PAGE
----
Bombardier (TSX:BBD.B) is a tough stock to figure out. For the better part of two years, I was one of the biggest naysayers at the Fool when it came to the company’s business model. I didn’t think CEO Alain Bellemare’s five-year plan wouldn’t add up to much. In August 2017, it was trading slightly higher than where it does today, after delivering its first quarterly profit in two years. I argued that the easy money had already been made and it would need a lot of good news…
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Bombardier (TSX:BBD.B) is a tough stock to figure out.
For the better part of two years, I was one of the biggest naysayers at the Fool when it came to the company’s business model. I didn’t think CEO Alain Bellemare’s five-year plan wouldn’t add up to much.
In August 2017, it was trading slightly higher than where it does today, after delivering its first quarterly profit in two years. I argued that the easy money had already been made and it would need a lot of good news to get to $5.
Add to this a significant amount of debt, and I didn’t think Bombardier stock was worth hanging on to.
Well, we know what happened next.
The Airbus effect
Airbus came along in October 2017 and took over the CSeries, acquiring majority control of the CSeries Aircraft Limited Partnership, ensuring the future viability of the Bombardier commercial aircraft. Nine months later, Airbus renamed the CS100 as the A220-100, while the CS300 was renamed the A220-300.
In the nine months between the announcement of Airbus taking over the CSeries to the renaming of the aircraft, BBD.B stock gained 145%, jumping to a 52-week high of $5.58 — the highest it had been since 2011.
I was sold.
With Airbus in charge of arguably one of the best narrow-body planes in recent memory, Bombardier could worry about growing positive free cash flow. At least, that was the theory.
$10 here we come
While the CSeries was a beautiful plane, to get it into the hands of buyers around the world would have cost Bombardier considerable cash flow. Therefore, it’s easy to understand why so many in the media felt the tide had turned for Bellemare and the rest of his executive team.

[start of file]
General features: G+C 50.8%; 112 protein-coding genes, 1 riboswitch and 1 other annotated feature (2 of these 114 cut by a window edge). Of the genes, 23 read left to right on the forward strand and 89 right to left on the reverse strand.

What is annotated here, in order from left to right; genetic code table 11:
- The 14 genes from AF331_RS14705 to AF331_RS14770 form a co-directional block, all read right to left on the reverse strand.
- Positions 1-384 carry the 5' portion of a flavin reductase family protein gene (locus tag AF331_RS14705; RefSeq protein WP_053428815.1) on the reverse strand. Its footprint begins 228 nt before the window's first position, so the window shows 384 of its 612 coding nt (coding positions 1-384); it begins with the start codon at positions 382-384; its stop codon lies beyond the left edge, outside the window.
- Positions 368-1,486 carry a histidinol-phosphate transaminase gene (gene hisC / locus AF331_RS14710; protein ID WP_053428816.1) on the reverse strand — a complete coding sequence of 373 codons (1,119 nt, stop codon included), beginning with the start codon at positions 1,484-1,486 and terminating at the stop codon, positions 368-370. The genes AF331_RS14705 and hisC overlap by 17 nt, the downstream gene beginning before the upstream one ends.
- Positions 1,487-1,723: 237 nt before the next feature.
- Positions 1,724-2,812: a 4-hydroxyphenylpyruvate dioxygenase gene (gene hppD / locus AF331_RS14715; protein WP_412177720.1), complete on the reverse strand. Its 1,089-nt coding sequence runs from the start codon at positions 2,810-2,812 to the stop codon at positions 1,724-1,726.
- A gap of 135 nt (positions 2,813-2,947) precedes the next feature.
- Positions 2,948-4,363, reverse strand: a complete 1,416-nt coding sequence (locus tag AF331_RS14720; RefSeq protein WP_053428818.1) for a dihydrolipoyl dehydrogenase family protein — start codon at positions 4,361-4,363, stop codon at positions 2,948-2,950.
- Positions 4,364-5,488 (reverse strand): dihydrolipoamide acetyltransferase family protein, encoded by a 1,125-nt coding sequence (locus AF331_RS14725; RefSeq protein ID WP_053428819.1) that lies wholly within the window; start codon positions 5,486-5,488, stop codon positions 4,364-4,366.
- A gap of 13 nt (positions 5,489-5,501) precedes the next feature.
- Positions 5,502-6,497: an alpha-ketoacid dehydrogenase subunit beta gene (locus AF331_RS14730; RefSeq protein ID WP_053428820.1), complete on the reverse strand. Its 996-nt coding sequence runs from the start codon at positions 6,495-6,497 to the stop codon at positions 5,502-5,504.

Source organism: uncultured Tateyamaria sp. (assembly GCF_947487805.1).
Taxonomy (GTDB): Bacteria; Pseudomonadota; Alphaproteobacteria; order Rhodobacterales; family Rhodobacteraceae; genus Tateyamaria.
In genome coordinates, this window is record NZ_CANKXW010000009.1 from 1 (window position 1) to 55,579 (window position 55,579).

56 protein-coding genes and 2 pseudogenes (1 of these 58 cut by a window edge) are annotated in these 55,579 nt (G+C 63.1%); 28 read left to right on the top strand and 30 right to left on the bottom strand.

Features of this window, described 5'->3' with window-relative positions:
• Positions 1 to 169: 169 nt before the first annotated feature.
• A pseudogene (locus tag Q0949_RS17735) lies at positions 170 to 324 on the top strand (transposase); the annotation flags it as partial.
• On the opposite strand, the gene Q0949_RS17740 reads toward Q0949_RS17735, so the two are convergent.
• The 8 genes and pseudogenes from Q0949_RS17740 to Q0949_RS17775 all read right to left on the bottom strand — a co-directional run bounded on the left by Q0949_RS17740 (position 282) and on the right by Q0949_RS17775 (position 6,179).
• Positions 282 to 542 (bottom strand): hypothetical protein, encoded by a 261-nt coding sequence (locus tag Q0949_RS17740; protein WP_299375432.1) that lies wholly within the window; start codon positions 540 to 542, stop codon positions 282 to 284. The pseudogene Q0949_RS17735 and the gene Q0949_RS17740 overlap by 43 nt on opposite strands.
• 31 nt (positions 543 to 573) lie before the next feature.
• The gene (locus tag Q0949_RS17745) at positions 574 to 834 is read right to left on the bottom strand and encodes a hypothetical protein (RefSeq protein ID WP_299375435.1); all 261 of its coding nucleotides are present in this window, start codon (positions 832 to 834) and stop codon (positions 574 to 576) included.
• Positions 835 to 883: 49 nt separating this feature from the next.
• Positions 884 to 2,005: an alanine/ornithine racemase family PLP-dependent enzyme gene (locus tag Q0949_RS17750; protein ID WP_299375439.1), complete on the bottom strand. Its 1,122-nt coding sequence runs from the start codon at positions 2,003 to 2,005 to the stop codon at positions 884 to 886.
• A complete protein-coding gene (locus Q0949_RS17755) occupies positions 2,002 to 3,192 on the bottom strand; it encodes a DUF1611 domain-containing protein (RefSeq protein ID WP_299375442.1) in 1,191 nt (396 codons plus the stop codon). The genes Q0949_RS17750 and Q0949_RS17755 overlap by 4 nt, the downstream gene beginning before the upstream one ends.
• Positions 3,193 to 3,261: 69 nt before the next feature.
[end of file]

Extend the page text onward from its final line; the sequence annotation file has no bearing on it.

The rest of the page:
“Bombardier’s extended troubles getting the CSeries planes through development and into production are well known to investors, and signing over a 50.1% stake in the program to Airbus was the best option the company had to protect more than 2,000 Quebec-based jobs,” Fool contributor Andrew Walker stated in July 2018 after the Airbus announcement.
I wondered almost a year ago to the day if Bombardier stock could hit $10 in the next 12-18 months. Inevitably, its stock lost all its momentum over the next six months, finishing 2018 at a penny over $2.
My rationale for suggesting it could hit $10 was that Bellemare was delivering higher margins, revenues, and even free cash flow. The business was so bright it was thought Bombardier would use some of the US$4 billion in cash expected to be on its balance sheet by the end of 2018 to buy back the Caisse de dépôt et placement du Québec’s 27.5% interest in its rail division
Although I cautioned that Bombardier needed to trim its debt and that I personally wouldn’t buy its stock, I argued on Bombardier’s behalf just the same.
A smaller goal
With $10 looking well out of reach at this point, I’m now back wondering if Bombardier is a $2 stock or a $5 stock.
Fool contributor Ambrose O’Callaghan recently mentioned something about Bombardier that caught my attention
The company has a current backlog of $34 billion, suggesting that its Global 7500 business jet along with the rail business is doing just fine. Furthermore, the company, in a rush to get these projects completed, ramped up the cash drain in the first quarter, resulting in free cash flow usage of US$1 billion.
Usually, when a company’s capital expenditures are higher than its operating cash flow, it’s a bad thing. However, you have to spend money to make money in aircraft manufacturing, so it’s a sign Bombardier’s core business remains strong.
If you’re an aggressive investor, Bombardier stock is a good buy at this point in the company’s business cycle, despite the fact its long-term debt is closing in on US$10 billion.
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Fool contributor Will Ashworth has no position in any stocks mentioned.